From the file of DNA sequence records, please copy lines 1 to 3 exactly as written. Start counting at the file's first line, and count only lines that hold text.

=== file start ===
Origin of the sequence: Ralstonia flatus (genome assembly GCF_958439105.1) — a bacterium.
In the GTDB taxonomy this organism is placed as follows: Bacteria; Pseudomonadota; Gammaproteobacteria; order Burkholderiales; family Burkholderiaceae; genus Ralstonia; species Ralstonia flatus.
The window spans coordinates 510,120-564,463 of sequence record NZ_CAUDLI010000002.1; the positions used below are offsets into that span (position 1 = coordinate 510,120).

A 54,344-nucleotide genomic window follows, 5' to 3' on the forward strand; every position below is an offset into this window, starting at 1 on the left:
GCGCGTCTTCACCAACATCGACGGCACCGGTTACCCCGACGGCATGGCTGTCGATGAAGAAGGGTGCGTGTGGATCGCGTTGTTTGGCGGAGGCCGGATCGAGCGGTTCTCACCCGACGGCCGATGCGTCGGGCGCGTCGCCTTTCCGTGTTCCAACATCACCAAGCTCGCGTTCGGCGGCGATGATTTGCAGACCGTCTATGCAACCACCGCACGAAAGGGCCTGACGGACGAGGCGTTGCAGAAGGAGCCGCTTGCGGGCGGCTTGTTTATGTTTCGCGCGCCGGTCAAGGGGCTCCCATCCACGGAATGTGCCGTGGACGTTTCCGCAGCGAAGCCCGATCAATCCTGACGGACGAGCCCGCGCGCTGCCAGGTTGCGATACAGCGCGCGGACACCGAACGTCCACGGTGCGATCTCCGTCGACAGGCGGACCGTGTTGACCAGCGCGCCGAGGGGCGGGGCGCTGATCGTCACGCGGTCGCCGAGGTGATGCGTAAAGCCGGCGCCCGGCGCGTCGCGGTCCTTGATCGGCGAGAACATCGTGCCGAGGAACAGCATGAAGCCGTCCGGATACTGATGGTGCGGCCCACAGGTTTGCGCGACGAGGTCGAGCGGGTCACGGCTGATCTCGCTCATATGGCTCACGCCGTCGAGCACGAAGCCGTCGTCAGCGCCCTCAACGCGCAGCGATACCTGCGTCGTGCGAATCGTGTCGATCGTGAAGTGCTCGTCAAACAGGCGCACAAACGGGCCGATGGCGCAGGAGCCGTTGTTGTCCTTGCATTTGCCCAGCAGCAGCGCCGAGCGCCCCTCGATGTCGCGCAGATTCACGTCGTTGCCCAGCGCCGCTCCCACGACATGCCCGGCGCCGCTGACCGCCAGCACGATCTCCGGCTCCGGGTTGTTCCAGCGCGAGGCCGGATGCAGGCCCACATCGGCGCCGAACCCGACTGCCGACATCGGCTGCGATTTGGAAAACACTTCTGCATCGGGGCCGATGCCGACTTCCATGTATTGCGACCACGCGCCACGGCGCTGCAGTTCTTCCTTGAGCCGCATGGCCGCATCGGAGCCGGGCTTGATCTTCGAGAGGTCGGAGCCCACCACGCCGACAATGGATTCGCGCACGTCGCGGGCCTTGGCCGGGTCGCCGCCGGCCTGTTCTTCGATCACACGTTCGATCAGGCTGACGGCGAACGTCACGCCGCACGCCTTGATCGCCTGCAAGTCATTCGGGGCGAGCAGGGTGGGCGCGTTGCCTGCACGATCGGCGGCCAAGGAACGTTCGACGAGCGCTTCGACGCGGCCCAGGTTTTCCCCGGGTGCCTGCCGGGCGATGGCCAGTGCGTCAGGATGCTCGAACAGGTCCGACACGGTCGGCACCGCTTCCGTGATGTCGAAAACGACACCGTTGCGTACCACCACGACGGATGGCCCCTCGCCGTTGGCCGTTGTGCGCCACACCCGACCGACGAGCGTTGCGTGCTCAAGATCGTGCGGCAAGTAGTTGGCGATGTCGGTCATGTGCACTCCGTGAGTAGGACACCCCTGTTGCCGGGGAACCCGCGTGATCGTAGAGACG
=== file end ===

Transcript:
Origin of the sequence: Ralstonia flatus (genome assembly GCF_958439105.1) — a bacterium.
In the GTDB taxonomy this organism is placed as follows: Bacteria; Pseudomonadota; Gammaproteobacteria; order Burkholderiales; family Burkholderiaceae; genus Ralstonia; species Ralstonia flatus.
The window spans coordinates 510,120-564,463 of sequence record NZ_CAUDLI010000002.1; the positions used below are offsets into that span (position 1 = coordinate 510,120).